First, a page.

Excerpts from Jim Conrad's
from the June 21, 2009 Newsletter, issued from the Siskiyou Mountains west of Grants Pass, Oregon:
A PALE TIGER SWALLOWTAIL
Blackberries are at their lovely peak of flowering here and butterflies just love them. This week I spotted what any butterfly fancier from the East might call a Zebra Swallowtail, but it was a bit different, so I figured I had its Western counterpart. That's it above.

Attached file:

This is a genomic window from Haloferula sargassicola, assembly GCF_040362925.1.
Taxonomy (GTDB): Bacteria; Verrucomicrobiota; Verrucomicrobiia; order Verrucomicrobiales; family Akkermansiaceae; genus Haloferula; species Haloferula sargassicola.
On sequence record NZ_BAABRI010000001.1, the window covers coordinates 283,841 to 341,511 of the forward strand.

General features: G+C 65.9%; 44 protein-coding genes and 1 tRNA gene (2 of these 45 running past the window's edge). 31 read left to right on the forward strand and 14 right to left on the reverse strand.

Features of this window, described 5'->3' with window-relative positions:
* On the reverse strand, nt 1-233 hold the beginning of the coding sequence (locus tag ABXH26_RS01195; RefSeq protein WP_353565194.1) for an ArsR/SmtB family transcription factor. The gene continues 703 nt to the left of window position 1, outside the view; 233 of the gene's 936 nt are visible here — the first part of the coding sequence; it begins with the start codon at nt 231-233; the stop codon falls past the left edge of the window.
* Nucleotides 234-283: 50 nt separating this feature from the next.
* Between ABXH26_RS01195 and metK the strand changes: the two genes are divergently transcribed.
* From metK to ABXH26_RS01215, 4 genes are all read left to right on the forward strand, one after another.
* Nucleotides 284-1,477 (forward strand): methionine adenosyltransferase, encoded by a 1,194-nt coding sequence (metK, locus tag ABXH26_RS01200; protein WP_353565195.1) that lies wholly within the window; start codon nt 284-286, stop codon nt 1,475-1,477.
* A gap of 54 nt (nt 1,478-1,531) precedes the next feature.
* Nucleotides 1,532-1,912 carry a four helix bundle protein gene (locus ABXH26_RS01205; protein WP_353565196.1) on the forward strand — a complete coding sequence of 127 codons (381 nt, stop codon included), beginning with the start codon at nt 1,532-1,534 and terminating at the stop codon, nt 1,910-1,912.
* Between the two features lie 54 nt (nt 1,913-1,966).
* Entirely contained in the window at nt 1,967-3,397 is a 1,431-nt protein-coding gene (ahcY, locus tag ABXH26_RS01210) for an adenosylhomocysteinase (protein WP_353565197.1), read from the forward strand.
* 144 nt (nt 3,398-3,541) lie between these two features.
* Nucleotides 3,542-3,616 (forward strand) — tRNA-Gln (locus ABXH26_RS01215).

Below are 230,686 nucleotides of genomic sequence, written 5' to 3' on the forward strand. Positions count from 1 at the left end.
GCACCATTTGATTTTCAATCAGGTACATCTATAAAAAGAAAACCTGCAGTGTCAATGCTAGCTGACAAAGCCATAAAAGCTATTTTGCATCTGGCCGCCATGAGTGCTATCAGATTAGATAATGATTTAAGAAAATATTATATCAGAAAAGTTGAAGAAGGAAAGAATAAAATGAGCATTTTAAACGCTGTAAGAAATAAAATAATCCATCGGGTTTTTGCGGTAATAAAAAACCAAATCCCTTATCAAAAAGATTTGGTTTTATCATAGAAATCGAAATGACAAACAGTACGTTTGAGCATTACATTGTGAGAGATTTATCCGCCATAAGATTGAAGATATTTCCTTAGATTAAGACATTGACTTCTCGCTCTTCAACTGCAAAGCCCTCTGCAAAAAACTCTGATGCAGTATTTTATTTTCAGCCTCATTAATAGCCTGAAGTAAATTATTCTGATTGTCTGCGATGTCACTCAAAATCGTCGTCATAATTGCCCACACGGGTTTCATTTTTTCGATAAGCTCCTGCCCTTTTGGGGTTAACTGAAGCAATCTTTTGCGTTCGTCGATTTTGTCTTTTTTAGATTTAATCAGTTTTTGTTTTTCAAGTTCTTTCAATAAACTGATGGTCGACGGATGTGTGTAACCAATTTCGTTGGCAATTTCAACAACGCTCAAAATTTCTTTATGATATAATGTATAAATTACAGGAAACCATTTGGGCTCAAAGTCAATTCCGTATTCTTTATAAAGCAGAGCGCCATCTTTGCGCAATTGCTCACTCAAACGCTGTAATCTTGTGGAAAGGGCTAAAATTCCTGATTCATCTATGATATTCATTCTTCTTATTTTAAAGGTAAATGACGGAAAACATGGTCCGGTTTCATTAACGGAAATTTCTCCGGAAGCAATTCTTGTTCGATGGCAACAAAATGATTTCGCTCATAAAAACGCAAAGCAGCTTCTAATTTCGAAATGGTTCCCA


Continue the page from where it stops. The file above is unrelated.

That's the Pale Tiger Swallowtail, PTEROURUS EURYMEDON. Tiger swallowtails -- genus Pterourus -- are generally yellow and black, so this black-and- white one is a bit anomalous. Zebra swallowtails are the ones supposed to be black and white.
Though my field guide says that this species is less numerous than other tigers, I understand why it's the main swallowtail around here: Its caterpillars' preferred food is the buckthorn bush, genus Ceanothus, which I've described several times as being absolutely abundant here.
Pale Tiger Swallowtails are distributed in mountainous and hilly country from British Columbia and Montana south to Mexico's Baja California.